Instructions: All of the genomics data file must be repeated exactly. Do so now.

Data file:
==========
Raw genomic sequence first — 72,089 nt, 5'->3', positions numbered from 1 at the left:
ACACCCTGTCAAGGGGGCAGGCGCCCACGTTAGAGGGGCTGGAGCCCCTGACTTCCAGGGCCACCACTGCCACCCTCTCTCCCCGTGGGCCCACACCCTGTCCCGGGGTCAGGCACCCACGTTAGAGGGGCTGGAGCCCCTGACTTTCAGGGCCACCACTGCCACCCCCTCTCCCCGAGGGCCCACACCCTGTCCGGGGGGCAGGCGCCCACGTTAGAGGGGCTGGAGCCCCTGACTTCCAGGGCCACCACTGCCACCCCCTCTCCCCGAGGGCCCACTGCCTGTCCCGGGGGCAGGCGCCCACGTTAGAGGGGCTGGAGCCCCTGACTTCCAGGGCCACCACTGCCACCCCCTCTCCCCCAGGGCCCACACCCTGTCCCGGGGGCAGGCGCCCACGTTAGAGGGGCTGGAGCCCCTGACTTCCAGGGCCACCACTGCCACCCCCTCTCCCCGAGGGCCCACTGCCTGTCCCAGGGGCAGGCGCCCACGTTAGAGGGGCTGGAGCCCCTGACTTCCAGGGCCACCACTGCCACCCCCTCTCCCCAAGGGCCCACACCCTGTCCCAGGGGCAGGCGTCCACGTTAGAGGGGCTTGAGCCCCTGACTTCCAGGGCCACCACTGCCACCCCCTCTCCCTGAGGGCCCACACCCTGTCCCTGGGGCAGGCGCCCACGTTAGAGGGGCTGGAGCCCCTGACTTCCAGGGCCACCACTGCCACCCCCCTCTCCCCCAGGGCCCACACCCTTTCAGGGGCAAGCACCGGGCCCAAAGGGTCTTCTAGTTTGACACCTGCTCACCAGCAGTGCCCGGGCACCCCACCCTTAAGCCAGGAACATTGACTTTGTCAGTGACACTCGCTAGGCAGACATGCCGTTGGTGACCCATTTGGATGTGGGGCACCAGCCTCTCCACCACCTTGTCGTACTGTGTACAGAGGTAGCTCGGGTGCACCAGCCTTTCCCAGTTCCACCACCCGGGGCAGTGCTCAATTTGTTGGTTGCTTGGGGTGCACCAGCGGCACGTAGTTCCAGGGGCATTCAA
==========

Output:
Raw genomic sequence first — 72,089 nt, 5'->3', positions numbered from 1 at the left:
ACACCCTGTCAAGGGGGCAGGCGCCCACGTTAGAGGGGCTGGAGCCCCTGACTTCCAGGGCCACCACTGCCACCCTCTCTCCCCGTGGGCCCACACCCTGTCCCGGGGTCAGGCACCCACGTTAGAGGGGCTGGAGCCCCTGACTTTCAGGGCCACCACTGCCACCCCCTCTCCCCGAGGGCCCACACCCTGTCCGGGGGGCAGGCGCCCACGTTAGAGGGGCTGGAGCCCCTGACTTCCAGGGCCACCACTGCCACCCCCTCTCCCCGAGGGCCCACTGCCTGTCCCGGGGGCAGGCGCCCACGTTAGAGGGGCTGGAGCCCCTGACTTCCAGGGCCACCACTGCCACCCCCTCTCCCCCAGGGCCCACACCCTGTCCCGGGGGCAGGCGCCCACGTTAGAGGGGCTGGAGCCCCTGACTTCCAGGGCCACCACTGCCACCCCCTCTCCCCGAGGGCCCACTGCCTGTCCCAGGGGCAGGCGCCCACGTTAGAGGGGCTGGAGCCCCTGACTTCCAGGGCCACCACTGCCACCCCCTCTCCCCAAGGGCCCACACCCTGTCCCAGGGGCAGGCGTCCACGTTAGAGGGGCTTGAGCCCCTGACTTCCAGGGCCACCACTGCCACCCCCTCTCCCTGAGGGCCCACACCCTGTCCCTGGGGCAGGCGCCCACGTTAGAGGGGCTGGAGCCCCTGACTTCCAGGGCCACCACTGCCACCCCCCTCTCCCCCAGGGCCCACACCCTTTCAGGGGCAAGCACCGGGCCCAAAGGGTCTTCTAGTTTGACACCTGCTCACCAGCAGTGCCCGGGCACCCCACCCTTAAGCCAGGAACATTGACTTTGTCAGTGACACTCGCTAGGCAGACATGCCGTTGGTGACCCATTTGGATGTGGGGCACCAGCCTCTCCACCACCTTGTCGTACTGTGTACAGAGGTAGCTCGGGTGCACCAGCCTTTCCCAGTTCCACCACCCGGGGCAGTGCTCAATTTGTTGGTTGCTTGGGGTGCACCAGCGGCACGTAGTTCCAGGGGCATTCAA